Our study revealed that the different skin phototypes of participants had no influence on the levels of 8-oxoguanine either before or after treatment by any of the phototherapeutic modalities, as proved by the absence of a statistically significant difference when comparing 8-oxoguanine levels in all participants. However, when the same comparison was done in the trunk and chest sun-protected skin, it showed significantly lower levels of 8-oxoguanine in skin type IV. We were not able to find other studies addressing this issue.

In general, ultraviolet-A has been shown to be more carcinogenic than ultraviolet-B being not only immunosuppressive but also mutagenic for basal keratinocytes. The fact that ultraviolet-A in contrast to ultraviolet-B is only weakly absorbed by DNA itself suggests that the indirect pathway involving generation of reactive oxygen species is one way by which ultraviolet-A induces DNA damage.[19],[20],[21]

Practically speaking, narrowband ultraviolet-B seems to be a safe phototherapeutic modality for patients with skin phototypes III–V. A retrospective Korean study found no increase in the incidence of skin cancer in 445 patients with various dermatoses treated with narrowband ultraviolet-B in the period between March 1998 and June 2009 when compared to a control Korean population.[22] On the contrary, in a study done on mice by Kunisada et al., narrowband ultraviolet-B was found to be more carcinogenic than broad band ultraviolet-B due to the formation of cyclobutane pyrimidine dimers.[23]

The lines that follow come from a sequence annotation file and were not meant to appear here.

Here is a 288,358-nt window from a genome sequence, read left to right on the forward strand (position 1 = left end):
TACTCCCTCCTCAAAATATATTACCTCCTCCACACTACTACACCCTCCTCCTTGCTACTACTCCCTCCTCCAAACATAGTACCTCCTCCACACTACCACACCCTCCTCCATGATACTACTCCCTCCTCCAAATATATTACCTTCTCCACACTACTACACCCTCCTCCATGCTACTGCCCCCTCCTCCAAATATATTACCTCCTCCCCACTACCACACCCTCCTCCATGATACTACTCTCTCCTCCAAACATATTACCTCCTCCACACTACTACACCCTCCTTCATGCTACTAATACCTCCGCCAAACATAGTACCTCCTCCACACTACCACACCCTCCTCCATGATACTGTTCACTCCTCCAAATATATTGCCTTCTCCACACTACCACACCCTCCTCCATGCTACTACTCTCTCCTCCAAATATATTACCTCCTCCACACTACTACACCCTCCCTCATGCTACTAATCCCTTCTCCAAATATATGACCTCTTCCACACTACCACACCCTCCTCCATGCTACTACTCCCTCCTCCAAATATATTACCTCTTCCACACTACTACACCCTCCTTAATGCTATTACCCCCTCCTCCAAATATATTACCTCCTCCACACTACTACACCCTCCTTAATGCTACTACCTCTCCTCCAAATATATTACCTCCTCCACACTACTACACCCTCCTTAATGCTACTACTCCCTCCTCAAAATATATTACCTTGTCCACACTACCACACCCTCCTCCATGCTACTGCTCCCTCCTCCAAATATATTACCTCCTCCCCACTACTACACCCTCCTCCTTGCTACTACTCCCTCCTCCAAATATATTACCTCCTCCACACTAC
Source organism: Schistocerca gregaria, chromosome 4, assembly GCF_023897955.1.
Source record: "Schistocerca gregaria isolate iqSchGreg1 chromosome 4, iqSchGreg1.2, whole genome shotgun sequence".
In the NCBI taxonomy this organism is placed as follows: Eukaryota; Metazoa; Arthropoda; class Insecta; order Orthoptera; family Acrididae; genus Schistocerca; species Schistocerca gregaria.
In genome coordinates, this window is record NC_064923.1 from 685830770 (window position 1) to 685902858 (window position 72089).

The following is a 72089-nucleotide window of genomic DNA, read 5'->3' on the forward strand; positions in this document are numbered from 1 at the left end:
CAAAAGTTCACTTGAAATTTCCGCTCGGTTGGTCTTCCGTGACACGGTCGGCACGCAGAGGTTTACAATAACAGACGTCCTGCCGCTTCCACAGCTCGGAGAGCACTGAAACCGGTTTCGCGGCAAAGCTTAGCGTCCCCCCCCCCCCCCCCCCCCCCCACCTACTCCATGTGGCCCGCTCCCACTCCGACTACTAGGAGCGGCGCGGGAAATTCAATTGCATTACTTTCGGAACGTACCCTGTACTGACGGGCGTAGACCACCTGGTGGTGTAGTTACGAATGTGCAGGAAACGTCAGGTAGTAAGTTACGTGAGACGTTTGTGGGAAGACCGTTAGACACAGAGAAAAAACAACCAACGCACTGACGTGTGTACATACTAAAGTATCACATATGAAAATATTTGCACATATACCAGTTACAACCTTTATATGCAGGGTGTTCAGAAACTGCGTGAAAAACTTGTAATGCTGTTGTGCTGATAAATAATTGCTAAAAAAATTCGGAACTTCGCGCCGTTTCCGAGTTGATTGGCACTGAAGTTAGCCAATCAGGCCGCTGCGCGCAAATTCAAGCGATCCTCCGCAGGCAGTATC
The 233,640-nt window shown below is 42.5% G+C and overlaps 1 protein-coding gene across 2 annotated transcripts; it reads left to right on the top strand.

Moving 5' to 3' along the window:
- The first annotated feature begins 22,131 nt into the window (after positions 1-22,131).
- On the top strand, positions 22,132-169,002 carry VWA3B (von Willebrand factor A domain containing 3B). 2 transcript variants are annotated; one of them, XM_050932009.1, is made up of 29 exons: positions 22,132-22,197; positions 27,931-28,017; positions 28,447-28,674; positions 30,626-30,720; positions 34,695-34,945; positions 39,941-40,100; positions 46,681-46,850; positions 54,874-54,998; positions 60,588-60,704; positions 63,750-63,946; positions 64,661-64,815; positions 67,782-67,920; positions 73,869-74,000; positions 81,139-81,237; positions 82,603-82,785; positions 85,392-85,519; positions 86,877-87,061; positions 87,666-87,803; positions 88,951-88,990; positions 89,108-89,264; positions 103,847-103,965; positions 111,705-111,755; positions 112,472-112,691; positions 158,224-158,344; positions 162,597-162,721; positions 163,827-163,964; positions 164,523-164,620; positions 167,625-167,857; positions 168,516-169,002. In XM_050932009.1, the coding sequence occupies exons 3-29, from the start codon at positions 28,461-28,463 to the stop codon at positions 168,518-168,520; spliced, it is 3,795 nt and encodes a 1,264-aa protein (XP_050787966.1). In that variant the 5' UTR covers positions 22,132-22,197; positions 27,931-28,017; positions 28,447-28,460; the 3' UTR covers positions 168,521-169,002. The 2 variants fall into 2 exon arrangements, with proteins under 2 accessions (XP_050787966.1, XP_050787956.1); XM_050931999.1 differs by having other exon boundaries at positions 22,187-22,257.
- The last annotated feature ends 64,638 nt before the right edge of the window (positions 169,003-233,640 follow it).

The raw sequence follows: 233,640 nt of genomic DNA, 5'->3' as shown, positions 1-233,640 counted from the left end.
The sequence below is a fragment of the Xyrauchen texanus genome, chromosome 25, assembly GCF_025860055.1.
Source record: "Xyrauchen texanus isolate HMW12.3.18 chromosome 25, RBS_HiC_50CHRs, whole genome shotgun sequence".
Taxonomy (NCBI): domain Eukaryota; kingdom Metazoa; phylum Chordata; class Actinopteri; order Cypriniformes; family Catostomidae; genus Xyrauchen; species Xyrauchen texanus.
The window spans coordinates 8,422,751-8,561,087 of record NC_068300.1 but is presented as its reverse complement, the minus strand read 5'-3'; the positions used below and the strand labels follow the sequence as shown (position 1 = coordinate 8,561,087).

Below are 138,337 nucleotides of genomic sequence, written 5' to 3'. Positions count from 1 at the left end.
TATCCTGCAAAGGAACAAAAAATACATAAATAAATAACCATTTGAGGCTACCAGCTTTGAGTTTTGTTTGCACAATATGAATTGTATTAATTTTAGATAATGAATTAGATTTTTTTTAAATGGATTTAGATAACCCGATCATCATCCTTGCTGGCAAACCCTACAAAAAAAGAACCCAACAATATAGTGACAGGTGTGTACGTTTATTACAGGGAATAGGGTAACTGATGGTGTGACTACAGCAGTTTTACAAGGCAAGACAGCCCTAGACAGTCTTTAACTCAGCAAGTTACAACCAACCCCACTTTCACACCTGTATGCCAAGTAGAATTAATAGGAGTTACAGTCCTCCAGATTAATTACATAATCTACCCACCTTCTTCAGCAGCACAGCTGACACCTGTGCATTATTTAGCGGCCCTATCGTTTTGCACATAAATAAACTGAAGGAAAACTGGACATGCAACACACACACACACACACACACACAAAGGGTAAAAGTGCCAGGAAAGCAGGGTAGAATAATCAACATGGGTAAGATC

In contrast to our results, many review articles have described ultraviolet-A to be carcinogenic.[24],[25],[26],[27],[28] The carcinogenic potential of ultraviolet-A was assessed in some studies by the formation of ultraviolet-A-induced DNA double-strand breaks (following a dose of 200 kJ/m [2] of ultraviolet-A) using the Comet assay in human keratinocytes and primary human skin fibroblasts or the formation of cyclobutane pyrimidine dimers in fibroblasts, keratinocytes, and melanocytes or by the activation of the p38α signaling pathway, which is a mitogen-activated protein kinase involved in ultraviolet-induced apoptosis, following a dose of 60 kJ ultraviolet-A in mice.[29],[30],[31] However, these studies were done in vitro on cell cultures and did not compare their results with normal skin with an average exposure to ultraviolet radiation in therapeutic doses.